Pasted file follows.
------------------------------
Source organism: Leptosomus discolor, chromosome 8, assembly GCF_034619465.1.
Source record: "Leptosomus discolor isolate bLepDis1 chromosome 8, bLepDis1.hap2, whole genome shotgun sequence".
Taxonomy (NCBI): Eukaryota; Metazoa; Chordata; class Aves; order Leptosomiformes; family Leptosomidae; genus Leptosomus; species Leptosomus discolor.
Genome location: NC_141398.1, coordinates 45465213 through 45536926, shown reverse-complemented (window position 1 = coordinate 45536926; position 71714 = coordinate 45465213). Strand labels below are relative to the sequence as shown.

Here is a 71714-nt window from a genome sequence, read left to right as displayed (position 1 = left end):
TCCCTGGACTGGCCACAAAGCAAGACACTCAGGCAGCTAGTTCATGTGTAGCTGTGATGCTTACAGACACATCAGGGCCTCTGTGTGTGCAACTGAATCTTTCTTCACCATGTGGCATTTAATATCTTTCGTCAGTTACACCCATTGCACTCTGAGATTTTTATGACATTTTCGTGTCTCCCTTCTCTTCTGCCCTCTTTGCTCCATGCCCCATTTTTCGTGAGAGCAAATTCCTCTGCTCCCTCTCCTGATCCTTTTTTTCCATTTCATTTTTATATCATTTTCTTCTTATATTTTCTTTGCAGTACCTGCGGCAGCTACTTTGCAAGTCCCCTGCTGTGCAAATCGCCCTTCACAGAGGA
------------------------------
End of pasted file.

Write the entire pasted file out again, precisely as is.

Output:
Source organism: Leptosomus discolor, chromosome 8, assembly GCF_034619465.1.
Source record: "Leptosomus discolor isolate bLepDis1 chromosome 8, bLepDis1.hap2, whole genome shotgun sequence".
Taxonomy (NCBI): Eukaryota; Metazoa; Chordata; class Aves; order Leptosomiformes; family Leptosomidae; genus Leptosomus; species Leptosomus discolor.
Genome location: NC_141398.1, coordinates 45465213 through 45536926, shown reverse-complemented (window position 1 = coordinate 45536926; position 71714 = coordinate 45465213). Strand labels below are relative to the sequence as shown.

Here is a 71714-nt window from a genome sequence, read left to right as displayed (position 1 = left end):
TCCCTGGACTGGCCACAAAGCAAGACACTCAGGCAGCTAGTTCATGTGTAGCTGTGATGCTTACAGACACATCAGGGCCTCTGTGTGTGCAACTGAATCTTTCTTCACCATGTGGCATTTAATATCTTTCGTCAGTTACACCCATTGCACTCTGAGATTTTTATGACATTTTCGTGTCTCCCTTCTCTTCTGCCCTCTTTGCTCCATGCCCCATTTTTCGTGAGAGCAAATTCCTCTGCTCCCTCTCCTGATCCTTTTTTTCCATTTCATTTTTATATCATTTTCTTCTTATATTTTCTTTGCAGTACCTGCGGCAGCTACTTTGCAAGTCCCCTGCTGTGCAAATCGCCCTTCACAGAGGA